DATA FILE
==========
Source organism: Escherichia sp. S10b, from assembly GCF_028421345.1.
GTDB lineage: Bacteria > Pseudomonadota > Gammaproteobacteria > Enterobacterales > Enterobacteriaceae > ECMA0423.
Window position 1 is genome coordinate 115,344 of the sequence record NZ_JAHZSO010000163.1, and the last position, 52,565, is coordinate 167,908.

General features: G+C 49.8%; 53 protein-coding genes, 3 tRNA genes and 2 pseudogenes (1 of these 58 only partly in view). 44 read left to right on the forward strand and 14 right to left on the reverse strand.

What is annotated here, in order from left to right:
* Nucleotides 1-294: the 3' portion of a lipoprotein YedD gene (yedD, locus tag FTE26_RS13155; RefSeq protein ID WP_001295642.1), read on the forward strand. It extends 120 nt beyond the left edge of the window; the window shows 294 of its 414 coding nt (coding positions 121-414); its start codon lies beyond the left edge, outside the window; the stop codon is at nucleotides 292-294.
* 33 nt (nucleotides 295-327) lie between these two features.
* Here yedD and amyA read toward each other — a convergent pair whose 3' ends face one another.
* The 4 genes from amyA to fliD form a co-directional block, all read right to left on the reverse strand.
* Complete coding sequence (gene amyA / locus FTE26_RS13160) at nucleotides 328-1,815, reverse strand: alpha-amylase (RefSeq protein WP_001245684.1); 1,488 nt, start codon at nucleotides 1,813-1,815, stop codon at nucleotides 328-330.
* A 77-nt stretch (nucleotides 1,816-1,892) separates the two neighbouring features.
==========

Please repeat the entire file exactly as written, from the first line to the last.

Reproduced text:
Source organism: Escherichia sp. S10b, from assembly GCF_028421345.1.
GTDB lineage: Bacteria > Pseudomonadota > Gammaproteobacteria > Enterobacterales > Enterobacteriaceae > ECMA0423.
Window position 1 is genome coordinate 115,344 of the sequence record NZ_JAHZSO010000163.1, and the last position, 52,565, is coordinate 167,908.

General features: G+C 49.8%; 53 protein-coding genes, 3 tRNA genes and 2 pseudogenes (1 of these 58 only partly in view). 44 read left to right on the forward strand and 14 right to left on the reverse strand.

What is annotated here, in order from left to right:
* Nucleotides 1-294: the 3' portion of a lipoprotein YedD gene (yedD, locus tag FTE26_RS13155; RefSeq protein ID WP_001295642.1), read on the forward strand. It extends 120 nt beyond the left edge of the window; the window shows 294 of its 414 coding nt (coding positions 121-414); its start codon lies beyond the left edge, outside the window; the stop codon is at nucleotides 292-294.
* 33 nt (nucleotides 295-327) lie between these two features.
* Here yedD and amyA read toward each other — a convergent pair whose 3' ends face one another.
* The 4 genes from amyA to fliD form a co-directional block, all read right to left on the reverse strand.
* Complete coding sequence (gene amyA / locus FTE26_RS13160) at nucleotides 328-1,815, reverse strand: alpha-amylase (RefSeq protein WP_001245684.1); 1,488 nt, start codon at nucleotides 1,813-1,815, stop codon at nucleotides 328-330.
* A 77-nt stretch (nucleotides 1,816-1,892) separates the two neighbouring features.